As the late Whitney Houston warned, children are our future. They will take care of us as we age into infinity, perhaps sustained by whatever Soylent-y foodstuffs we have by the time we've all circumvented the cold of death.

And if you break your ankle on a mountain — like world class journalist and Matt Lauer's No. 1 enemy Ann Curry did last month — the Boy Scouts will come to your rescue, forging a makeshift stretcher from nothing but the wild elements of New York's second-largest state park.

Upholding the Scout's oath to "help other people at all times," some teens from Troop and Crew 368 from Berkeley Heights, N.J. saved the day when they happened upon Curry, who had broken her ankle.

From there, the Scouts immediately and without instruction jumped into action, making a splint for her leg. But it wasn't enough — they needed to get her down the mountain safely, and she couldn't walk. Undeterred, these teens were. Scouter Rick Jurgens recounts to Scouting Magazine:

"The guys on their own, with no direction from me, start running into the woods," Jurgens said. "And she didn't know what was going on, and I didn't know what was going on either."

Turns out they were finding pieces of wood for a makeshift stretcher — the same kind they teach you to make in first-aid classes. They found two strong sticks and tied on a tarp. One of the Scouts, Andrew Stecher, got on the stretcher to test its load-bearing ability. It worked.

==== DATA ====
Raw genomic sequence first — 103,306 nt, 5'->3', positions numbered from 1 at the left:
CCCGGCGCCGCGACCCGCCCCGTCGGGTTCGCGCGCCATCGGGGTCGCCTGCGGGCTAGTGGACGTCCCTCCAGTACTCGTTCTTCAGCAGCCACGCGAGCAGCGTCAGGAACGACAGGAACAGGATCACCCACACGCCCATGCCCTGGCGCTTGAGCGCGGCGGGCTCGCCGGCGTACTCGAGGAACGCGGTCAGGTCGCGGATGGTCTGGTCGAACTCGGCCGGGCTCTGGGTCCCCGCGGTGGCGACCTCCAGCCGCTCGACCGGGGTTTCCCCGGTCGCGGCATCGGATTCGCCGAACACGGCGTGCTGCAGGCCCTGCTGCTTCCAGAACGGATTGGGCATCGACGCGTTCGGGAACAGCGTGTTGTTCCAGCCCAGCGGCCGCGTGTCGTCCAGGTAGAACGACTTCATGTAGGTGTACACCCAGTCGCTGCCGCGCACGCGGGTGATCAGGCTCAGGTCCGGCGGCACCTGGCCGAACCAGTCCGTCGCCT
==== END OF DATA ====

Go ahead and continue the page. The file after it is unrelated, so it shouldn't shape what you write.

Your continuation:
They set the stretcher next to Curry, her ankle really swelling up now. She slid onto it, and the Scouts picked her up. Jurgens and another adult helped guide the Scouts and point out rocks along their path.

They got her down the mountain safely, and it wasn't until someone pulled up photos of Curry on their phone that the teens realized they had saved the life of someone who was kicked off the TODAY show.

Jurgens had recognized Curry, and her iconic voice, right away. But not all the Scouts in his troop and crew are avid news-watchers. So Chris Tribuna, acting crew leader, took out his phone and showed them Curry is a national news anchor who has interviewed pretty much everyone.

The Scouts were floored by all the famous people she had interviewed, exotic assignments she had covered and adventures she had been on.

"Not all the Scouts in his troop and crew are avid news-watchers." Who even is? Curry sent the teens a nice letter afterward thanking them. Their "skill and professionalism" was a "great comfort" for her. Good job, teens.

[H/T Neetzan / Ann Curry via AP; Scouts and letter via Scouting Magazine]